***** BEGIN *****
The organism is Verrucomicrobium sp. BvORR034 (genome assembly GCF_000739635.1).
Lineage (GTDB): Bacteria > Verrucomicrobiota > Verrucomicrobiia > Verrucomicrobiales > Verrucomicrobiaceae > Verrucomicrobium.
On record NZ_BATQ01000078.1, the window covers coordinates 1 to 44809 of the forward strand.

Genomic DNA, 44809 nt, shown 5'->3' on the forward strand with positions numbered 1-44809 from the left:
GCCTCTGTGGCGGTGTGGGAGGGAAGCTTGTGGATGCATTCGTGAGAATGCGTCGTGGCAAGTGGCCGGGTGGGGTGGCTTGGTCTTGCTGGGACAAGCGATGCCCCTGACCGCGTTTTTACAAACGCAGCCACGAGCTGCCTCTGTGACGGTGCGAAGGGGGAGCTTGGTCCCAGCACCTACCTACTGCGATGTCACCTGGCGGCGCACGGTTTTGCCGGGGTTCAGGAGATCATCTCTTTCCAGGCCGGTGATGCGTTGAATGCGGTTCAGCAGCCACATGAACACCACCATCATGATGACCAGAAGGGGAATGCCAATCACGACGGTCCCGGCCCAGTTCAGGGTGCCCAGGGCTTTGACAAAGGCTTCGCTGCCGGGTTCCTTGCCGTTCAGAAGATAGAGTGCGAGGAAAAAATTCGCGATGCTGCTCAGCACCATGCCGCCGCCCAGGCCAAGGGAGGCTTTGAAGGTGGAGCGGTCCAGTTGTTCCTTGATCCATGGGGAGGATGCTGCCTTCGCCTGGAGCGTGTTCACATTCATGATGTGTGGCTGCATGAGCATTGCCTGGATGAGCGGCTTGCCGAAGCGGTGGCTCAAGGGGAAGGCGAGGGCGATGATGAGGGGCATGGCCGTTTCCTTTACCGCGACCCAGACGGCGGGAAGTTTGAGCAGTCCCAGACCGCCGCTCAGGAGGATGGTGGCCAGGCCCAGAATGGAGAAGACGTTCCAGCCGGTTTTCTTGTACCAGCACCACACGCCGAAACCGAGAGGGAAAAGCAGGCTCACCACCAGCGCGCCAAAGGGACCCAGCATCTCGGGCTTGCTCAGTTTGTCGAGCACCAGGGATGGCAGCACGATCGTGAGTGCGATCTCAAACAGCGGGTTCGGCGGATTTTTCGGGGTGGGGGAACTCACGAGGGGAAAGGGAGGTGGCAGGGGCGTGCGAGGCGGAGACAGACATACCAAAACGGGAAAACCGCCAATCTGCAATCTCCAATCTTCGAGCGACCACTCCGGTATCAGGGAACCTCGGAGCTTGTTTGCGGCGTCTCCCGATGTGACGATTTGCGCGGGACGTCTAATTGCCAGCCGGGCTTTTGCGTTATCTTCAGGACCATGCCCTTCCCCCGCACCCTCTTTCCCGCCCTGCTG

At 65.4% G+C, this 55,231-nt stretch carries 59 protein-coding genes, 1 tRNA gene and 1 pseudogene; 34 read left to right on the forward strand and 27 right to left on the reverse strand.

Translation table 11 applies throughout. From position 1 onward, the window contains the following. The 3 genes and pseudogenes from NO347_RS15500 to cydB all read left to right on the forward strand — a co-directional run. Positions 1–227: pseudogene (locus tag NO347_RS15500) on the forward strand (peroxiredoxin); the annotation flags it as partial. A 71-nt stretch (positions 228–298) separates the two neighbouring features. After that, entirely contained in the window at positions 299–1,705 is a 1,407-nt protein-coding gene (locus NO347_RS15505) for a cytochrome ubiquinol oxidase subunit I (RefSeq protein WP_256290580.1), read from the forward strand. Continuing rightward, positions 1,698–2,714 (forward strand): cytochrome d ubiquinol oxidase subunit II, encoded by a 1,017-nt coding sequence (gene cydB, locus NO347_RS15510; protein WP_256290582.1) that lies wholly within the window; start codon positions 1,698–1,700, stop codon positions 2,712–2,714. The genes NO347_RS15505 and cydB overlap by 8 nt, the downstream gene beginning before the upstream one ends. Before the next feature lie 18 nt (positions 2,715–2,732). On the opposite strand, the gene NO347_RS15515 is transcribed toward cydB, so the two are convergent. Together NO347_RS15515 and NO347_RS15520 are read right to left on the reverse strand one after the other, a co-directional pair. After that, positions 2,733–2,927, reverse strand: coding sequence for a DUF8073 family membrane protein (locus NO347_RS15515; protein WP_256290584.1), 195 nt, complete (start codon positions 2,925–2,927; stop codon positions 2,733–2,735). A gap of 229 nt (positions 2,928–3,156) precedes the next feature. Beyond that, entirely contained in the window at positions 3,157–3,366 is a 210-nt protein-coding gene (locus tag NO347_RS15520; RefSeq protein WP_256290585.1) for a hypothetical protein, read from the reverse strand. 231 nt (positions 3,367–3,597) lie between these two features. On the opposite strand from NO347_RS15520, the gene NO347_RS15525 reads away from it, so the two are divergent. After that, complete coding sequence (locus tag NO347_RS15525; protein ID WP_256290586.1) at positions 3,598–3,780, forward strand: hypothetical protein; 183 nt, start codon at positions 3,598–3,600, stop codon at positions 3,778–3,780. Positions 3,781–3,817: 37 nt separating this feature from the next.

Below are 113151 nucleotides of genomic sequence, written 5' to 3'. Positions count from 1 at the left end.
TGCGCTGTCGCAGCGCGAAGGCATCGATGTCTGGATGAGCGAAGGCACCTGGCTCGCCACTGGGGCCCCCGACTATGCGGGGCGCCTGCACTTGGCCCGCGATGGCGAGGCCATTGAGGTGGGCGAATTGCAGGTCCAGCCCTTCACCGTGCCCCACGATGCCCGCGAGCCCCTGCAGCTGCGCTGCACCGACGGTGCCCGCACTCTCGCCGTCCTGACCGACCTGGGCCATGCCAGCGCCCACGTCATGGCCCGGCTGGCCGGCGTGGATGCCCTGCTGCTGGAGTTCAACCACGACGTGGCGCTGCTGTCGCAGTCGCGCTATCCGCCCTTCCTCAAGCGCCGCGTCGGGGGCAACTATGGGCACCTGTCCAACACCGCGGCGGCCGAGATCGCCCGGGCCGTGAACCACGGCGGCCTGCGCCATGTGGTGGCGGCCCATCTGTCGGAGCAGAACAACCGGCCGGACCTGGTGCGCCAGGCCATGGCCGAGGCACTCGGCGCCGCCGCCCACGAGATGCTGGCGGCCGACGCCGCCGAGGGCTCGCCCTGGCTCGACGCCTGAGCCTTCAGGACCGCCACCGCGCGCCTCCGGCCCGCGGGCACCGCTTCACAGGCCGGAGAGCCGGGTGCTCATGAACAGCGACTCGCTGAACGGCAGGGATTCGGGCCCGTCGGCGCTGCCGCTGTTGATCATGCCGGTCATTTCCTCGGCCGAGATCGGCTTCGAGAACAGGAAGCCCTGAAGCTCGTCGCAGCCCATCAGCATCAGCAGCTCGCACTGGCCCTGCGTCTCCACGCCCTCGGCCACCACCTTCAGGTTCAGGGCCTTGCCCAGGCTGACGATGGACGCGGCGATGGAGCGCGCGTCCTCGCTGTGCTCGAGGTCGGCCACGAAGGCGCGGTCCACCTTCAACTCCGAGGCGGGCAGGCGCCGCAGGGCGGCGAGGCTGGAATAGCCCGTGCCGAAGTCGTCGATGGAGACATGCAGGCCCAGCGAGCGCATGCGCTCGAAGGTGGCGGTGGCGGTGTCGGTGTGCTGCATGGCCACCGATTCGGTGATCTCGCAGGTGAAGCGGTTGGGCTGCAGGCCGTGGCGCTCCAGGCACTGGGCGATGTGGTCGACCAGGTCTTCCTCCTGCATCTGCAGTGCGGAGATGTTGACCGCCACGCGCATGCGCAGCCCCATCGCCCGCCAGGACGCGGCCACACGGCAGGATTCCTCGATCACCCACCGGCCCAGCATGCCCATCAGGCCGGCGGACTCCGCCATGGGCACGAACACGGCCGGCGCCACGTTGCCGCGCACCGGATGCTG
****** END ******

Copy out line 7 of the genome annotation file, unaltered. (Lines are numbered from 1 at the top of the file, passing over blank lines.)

Translation table 11 applies throughout. From position 1 onward, the window contains the following. The 3 genes and pseudogenes from NO347_RS15500 to cydB all read left to right on the forward strand — a co-directional run. Positions 1–227: pseudogene (locus tag NO347_RS15500) on the forward strand (peroxiredoxin); the annotation flags it as partial. A 71-nt stretch (positions 228–298) separates the two neighbouring features. After that, entirely contained in the window at positions 299–1,705 is a 1,407-nt protein-coding gene (locus NO347_RS15505) for a cytochrome ubiquinol oxidase subunit I (RefSeq protein WP_256290580.1), read from the forward strand. Continuing rightward, positions 1,698–2,714 (forward strand): cytochrome d ubiquinol oxidase subunit II, encoded by a 1,017-nt coding sequence (gene cydB, locus NO347_RS15510; protein WP_256290582.1) that lies wholly within the window; start codon positions 1,698–1,700, stop codon positions 2,712–2,714. The genes NO347_RS15505 and cydB overlap by 8 nt, the downstream gene beginning before the upstream one ends. Before the next feature lie 18 nt (positions 2,715–2,732). On the opposite strand, the gene NO347_RS15515 is transcribed toward cydB, so the two are convergent. Together NO347_RS15515 and NO347_RS15520 are read right to left on the reverse strand one after the other, a co-directional pair. After that, positions 2,733–2,927, reverse strand: coding sequence for a DUF8073 family membrane protein (locus NO347_RS15515; protein WP_256290584.1), 195 nt, complete (start codon positions 2,925–2,927; stop codon positions 2,733–2,735). A gap of 229 nt (positions 2,928–3,156) precedes the next feature. Beyond that, entirely contained in the window at positions 3,157–3,366 is a 210-nt protein-coding gene (locus tag NO347_RS15520; RefSeq protein WP_256290585.1) for a hypothetical protein, read from the reverse strand. 231 nt (positions 3,367–3,597) lie between these two features. On the opposite strand from NO347_RS15520, the gene NO347_RS15525 reads away from it, so the two are divergent. After that, complete coding sequence (locus tag NO347_RS15525; protein ID WP_256290586.1) at positions 3,598–3,780, forward strand: hypothetical protein; 183 nt, start codon at positions 3,598–3,600, stop codon at positions 3,778–3,780. Positions 3,781–3,817: 37 nt separating this feature from the next.